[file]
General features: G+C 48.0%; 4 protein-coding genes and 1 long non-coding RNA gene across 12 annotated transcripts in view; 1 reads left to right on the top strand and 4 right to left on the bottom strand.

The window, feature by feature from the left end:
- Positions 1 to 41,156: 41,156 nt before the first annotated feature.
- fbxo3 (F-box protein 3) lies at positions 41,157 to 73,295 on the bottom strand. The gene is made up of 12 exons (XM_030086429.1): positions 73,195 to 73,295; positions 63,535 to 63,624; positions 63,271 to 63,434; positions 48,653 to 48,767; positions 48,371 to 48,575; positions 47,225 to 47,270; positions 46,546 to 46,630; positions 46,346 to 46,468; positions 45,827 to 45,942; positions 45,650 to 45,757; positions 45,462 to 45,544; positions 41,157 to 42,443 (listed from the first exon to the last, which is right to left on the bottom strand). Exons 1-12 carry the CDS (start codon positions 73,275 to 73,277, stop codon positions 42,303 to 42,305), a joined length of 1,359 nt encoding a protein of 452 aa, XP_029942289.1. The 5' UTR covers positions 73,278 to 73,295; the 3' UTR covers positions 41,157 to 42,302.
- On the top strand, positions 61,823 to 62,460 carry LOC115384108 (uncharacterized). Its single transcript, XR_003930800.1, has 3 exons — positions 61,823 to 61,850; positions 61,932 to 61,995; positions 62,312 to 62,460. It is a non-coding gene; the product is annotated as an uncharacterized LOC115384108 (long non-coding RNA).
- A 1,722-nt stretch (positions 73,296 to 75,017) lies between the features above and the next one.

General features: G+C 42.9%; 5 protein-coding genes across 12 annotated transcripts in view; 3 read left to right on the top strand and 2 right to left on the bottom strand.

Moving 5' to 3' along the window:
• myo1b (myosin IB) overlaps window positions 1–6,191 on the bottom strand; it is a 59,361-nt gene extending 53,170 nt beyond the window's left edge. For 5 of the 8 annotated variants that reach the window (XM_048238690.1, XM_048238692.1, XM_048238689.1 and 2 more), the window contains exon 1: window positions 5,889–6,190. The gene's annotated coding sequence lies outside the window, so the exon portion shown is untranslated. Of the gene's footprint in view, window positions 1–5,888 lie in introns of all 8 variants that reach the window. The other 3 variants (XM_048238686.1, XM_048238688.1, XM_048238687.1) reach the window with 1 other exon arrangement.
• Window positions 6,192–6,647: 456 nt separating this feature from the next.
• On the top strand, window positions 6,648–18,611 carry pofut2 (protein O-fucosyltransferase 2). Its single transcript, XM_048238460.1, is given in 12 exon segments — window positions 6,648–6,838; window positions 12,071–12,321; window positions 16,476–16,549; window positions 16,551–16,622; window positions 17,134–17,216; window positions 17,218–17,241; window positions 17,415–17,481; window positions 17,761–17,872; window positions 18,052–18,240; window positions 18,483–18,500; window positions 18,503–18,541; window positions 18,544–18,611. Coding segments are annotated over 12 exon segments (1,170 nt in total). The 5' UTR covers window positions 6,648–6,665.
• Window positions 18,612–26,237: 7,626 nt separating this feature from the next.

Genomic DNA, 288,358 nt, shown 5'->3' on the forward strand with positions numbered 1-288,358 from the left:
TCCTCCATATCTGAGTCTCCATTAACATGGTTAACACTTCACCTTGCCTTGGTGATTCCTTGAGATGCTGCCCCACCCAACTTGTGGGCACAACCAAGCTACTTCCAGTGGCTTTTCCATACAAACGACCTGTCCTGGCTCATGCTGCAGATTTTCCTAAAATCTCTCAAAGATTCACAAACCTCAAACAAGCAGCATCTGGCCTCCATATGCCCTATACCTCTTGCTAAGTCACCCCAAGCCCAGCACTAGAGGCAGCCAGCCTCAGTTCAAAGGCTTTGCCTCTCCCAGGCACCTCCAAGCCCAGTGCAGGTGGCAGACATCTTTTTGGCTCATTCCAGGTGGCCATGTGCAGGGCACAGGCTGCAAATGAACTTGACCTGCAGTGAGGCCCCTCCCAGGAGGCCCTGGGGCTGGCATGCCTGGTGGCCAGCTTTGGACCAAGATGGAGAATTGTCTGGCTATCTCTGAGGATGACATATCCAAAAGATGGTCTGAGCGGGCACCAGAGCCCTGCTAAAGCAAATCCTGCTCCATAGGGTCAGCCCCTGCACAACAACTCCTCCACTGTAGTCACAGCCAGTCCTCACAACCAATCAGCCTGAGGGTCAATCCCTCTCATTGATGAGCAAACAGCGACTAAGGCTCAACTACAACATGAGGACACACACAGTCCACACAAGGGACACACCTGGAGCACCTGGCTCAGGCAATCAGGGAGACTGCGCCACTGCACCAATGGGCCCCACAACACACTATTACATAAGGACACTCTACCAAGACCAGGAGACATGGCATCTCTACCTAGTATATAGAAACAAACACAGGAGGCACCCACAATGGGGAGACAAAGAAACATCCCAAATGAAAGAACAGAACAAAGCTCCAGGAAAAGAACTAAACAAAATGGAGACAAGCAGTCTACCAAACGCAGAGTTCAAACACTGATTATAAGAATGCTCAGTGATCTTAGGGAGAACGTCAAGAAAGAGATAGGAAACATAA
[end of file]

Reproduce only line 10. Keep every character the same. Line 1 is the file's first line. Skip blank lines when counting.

• Window positions 6,192–6,647: 456 nt separating this feature from the next.